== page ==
The “substantial abuse” provision from before the 2005 Act is still in place, however it’s now known as the “totality of circumstances” test. This standard clearly applies to Chapter 7 consumer debtors with a high income. Individuals and married people with higher-than-average W-2 salary income are more likely to be dismissed from Chapter 7 due to abuse.
Debtors who claim they are exempted from the means test requirement must, however, show that more than half of their obligations are non-consumer debts. A documented statement of overall business debts against total consumer obligations is not required in Chapter 7 bankruptcy proceedings. Credit card debts, second mortgages, and home equity lines of credit may be used for business purposes entirely or partially.
Can a judge allow me to file even if I fail the Means Test?
Yes, even if you fail the means test, a court may allow you to file for Chapter 7 bankruptcy if you can establish “special circumstances.”
Job loss or income decrease, a major medical condition, or extremely expensive childcare expenses are all instances of probable “special circumstances.” You must be able to show proof of your spending, as well as proof that your expenditures are reasonable and also that you have no other options.
Call our Bankruptcy Attorneys Now!
The actual determination of whether or not debtors are excluded from the means test is always open to appeal by the United States Trustee’s attorneys and accountants. The Law Office of Clark Daniel Dray has a lot of experience defending people who are filing for bankruptcy.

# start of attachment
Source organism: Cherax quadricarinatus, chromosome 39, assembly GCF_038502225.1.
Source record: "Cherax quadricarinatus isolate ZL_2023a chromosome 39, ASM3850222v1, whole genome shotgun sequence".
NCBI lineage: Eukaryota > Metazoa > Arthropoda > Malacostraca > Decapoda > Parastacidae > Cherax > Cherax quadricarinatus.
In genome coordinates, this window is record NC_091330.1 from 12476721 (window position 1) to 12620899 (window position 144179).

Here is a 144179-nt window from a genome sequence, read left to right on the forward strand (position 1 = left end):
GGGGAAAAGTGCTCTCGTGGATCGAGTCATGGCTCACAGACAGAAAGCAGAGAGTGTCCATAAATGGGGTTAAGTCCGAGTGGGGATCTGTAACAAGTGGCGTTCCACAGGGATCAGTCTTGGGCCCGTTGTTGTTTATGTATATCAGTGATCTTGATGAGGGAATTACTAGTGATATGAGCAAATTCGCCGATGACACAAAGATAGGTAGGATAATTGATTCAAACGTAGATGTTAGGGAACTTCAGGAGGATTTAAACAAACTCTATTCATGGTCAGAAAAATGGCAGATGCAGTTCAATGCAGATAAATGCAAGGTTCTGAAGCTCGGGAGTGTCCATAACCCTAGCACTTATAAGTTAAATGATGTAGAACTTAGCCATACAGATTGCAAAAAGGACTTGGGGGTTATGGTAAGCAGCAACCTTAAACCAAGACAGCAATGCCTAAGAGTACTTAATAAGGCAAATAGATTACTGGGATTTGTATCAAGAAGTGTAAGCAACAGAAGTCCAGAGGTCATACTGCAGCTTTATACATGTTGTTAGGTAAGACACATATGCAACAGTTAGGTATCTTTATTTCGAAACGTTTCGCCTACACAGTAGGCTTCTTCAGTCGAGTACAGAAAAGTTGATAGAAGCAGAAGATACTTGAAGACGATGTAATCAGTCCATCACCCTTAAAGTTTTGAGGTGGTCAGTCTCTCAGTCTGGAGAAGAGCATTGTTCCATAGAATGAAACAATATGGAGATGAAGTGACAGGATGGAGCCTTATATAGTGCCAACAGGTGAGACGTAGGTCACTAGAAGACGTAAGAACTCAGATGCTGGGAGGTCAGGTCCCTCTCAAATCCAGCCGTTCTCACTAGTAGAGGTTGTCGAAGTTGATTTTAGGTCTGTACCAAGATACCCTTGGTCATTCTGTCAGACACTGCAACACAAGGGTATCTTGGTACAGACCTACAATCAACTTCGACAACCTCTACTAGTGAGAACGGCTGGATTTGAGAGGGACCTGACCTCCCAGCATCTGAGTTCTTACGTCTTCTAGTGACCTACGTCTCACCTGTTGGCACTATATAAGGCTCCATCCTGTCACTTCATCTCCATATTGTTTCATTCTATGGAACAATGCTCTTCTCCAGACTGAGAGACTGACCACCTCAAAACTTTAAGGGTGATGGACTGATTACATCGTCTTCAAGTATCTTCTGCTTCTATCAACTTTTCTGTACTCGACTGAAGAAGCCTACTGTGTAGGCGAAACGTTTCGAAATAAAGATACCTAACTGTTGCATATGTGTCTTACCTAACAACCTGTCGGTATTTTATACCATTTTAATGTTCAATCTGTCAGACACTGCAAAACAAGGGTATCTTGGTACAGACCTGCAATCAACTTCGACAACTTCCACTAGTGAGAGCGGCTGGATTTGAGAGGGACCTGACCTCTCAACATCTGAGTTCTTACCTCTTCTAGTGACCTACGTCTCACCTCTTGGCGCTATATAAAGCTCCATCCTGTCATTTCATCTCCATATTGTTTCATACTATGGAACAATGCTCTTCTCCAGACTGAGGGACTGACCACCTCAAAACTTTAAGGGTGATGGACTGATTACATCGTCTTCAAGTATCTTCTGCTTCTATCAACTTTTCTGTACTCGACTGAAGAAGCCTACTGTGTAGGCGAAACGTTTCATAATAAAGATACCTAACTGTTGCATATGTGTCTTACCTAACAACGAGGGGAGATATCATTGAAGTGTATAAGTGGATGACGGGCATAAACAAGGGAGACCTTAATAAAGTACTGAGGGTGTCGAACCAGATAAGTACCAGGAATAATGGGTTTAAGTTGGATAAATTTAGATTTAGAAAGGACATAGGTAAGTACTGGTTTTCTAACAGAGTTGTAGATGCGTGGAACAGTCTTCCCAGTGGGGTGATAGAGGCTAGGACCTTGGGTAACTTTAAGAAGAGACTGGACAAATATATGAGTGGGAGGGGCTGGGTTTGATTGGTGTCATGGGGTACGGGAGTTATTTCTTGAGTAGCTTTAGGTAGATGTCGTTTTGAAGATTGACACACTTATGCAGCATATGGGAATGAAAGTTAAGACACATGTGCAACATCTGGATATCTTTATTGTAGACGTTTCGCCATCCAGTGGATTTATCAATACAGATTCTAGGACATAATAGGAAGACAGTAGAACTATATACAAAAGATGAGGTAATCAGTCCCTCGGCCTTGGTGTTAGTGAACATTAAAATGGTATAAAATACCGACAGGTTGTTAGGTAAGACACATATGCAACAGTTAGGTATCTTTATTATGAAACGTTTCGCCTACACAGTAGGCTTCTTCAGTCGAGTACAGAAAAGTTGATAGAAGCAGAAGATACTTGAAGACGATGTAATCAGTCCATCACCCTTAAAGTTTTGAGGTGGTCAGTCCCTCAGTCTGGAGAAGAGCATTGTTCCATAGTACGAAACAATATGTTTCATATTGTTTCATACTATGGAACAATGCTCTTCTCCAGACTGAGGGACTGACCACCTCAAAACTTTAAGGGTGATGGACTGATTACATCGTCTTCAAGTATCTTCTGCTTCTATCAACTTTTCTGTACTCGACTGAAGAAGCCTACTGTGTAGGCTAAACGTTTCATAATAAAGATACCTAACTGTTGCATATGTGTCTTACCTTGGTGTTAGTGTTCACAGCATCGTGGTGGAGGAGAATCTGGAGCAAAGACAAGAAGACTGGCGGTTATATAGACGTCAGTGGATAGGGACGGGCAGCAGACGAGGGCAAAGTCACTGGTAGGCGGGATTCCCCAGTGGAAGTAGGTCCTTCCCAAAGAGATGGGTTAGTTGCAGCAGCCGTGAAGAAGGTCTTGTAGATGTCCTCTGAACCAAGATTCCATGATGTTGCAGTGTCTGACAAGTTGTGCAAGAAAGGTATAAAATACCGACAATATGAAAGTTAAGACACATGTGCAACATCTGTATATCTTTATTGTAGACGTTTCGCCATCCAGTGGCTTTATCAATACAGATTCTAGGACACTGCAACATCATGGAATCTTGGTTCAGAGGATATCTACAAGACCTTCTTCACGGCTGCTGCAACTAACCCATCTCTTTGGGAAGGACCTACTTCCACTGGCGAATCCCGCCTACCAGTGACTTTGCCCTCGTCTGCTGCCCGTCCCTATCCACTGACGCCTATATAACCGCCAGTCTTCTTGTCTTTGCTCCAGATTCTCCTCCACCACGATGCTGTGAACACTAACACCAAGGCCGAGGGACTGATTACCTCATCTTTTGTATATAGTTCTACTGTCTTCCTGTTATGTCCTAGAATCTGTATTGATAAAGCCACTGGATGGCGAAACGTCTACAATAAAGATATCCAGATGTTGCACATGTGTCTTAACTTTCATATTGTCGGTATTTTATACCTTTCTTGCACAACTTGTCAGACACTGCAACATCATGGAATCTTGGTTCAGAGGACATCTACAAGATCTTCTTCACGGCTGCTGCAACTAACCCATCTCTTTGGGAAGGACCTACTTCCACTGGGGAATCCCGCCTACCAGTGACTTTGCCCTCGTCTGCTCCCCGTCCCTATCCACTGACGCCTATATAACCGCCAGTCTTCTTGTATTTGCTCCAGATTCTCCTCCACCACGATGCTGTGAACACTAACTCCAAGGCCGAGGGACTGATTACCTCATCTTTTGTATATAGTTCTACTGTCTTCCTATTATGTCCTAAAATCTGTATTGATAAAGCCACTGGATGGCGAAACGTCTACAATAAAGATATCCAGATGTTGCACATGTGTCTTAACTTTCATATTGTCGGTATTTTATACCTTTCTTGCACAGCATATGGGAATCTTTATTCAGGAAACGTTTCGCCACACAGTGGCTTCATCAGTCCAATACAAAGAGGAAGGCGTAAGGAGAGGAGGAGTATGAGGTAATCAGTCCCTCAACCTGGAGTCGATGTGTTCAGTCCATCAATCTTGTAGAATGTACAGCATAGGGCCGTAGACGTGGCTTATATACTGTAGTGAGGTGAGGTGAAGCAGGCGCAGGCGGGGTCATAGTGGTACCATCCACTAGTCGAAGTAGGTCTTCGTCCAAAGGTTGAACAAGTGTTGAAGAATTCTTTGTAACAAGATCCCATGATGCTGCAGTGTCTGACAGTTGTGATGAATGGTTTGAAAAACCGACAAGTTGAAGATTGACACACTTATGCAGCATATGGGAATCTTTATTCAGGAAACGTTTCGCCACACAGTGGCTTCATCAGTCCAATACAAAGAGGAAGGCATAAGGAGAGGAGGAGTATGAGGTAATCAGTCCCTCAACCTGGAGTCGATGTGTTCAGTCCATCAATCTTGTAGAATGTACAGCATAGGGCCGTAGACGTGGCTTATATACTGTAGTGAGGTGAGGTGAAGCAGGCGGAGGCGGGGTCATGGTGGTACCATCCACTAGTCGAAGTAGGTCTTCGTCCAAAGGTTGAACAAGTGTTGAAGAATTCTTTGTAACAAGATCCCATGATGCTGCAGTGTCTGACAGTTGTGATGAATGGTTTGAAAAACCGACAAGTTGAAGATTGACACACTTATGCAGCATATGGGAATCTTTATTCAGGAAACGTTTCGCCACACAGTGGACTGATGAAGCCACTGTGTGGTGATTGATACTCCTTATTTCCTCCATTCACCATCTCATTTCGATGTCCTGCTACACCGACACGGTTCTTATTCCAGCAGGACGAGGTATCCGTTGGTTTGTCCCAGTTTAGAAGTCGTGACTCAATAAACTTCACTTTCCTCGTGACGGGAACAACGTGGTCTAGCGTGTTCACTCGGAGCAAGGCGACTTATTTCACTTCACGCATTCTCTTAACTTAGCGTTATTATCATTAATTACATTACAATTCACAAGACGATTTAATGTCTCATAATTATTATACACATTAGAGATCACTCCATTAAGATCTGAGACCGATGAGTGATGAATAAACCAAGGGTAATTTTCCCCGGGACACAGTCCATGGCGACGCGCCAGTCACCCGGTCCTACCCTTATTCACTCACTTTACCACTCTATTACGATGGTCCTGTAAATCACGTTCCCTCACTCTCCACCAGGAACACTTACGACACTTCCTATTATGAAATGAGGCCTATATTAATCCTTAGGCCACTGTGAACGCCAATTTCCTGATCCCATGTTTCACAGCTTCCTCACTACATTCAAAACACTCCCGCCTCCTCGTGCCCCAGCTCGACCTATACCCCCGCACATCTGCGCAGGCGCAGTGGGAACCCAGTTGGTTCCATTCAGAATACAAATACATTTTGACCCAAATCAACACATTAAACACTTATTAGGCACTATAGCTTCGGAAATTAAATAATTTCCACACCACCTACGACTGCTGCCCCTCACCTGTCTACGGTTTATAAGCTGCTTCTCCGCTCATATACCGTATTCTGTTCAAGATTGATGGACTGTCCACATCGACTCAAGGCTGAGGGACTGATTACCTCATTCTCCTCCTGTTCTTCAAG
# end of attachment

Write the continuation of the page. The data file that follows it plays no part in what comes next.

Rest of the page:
From start to finish, one attorney manages our clients’ cases. This means your lawyer is easy to reach, available to answer your questions, and knowledgeable about your situation and the state of your case. We can give the customized service and attention to detail that are critical to a successful conclusion by working with a small number of clients on a concentrated and connected range of matters.
Because we recognize that no two families are the identical, when you call The Law Office of Clark Daniel Dray, you can expect to receive personalized advice based on the specifics of your situation. We assist people discover relief from debt and peace of mind in knowing that they have a plan for the future by working closely with them to determine the best strategy for achieving their objectives.
Get in touch with our Colorado attorneys today and we can also help you with your Estate Planning concerns.